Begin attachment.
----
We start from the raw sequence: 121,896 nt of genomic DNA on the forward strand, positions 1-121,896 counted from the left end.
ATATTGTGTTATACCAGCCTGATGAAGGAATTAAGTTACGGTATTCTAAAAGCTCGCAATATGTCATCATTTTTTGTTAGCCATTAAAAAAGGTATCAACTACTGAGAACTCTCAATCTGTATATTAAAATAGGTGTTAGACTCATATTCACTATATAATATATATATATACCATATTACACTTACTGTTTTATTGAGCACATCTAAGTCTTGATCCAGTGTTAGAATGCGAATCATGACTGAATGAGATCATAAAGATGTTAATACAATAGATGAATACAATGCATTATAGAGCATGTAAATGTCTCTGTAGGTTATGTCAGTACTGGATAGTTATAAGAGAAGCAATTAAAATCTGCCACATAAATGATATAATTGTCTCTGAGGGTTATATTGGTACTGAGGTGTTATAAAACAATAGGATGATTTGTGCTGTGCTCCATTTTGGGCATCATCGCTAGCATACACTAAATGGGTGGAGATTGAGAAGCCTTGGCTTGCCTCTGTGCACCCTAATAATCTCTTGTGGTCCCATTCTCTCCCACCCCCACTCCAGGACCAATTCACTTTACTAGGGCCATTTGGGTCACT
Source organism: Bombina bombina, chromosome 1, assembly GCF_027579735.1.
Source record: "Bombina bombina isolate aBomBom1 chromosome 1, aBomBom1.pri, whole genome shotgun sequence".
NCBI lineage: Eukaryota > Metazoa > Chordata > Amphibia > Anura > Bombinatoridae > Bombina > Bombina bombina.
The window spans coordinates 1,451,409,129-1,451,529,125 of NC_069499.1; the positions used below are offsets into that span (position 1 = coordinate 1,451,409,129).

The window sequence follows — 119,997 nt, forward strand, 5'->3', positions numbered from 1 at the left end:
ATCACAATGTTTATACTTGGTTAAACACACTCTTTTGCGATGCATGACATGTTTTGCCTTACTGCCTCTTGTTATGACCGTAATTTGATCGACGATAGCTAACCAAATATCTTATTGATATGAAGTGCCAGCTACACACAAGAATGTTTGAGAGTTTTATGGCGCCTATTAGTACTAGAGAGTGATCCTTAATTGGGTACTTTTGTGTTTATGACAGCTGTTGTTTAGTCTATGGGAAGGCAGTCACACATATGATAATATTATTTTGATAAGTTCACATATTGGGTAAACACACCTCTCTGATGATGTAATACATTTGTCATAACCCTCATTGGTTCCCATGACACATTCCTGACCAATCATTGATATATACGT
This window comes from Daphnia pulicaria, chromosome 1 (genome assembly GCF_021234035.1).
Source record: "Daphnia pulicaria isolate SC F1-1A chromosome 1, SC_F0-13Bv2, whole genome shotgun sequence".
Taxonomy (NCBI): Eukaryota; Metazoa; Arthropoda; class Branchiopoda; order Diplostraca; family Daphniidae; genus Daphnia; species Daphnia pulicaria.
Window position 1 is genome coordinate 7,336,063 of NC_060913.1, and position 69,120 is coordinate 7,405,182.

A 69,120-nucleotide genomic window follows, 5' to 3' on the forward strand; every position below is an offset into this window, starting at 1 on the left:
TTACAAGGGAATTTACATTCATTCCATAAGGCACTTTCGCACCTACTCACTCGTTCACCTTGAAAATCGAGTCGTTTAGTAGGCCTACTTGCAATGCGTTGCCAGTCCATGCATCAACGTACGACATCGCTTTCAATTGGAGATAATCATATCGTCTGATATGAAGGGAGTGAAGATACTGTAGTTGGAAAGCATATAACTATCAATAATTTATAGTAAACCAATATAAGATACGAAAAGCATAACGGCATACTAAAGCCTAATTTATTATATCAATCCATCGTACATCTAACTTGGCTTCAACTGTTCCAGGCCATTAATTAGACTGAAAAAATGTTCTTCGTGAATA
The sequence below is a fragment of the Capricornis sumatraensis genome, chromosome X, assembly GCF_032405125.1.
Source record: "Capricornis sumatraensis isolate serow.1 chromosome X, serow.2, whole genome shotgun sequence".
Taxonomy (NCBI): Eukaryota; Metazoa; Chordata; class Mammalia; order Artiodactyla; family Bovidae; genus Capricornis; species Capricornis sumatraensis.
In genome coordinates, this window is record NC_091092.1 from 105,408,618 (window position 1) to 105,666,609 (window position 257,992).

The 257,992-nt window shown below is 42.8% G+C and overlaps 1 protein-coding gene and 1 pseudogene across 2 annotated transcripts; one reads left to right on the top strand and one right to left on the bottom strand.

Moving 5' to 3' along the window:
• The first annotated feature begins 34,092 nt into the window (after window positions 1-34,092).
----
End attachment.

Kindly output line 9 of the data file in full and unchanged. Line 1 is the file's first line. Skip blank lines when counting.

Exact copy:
This window comes from Daphnia pulicaria, chromosome 1 (genome assembly GCF_021234035.1).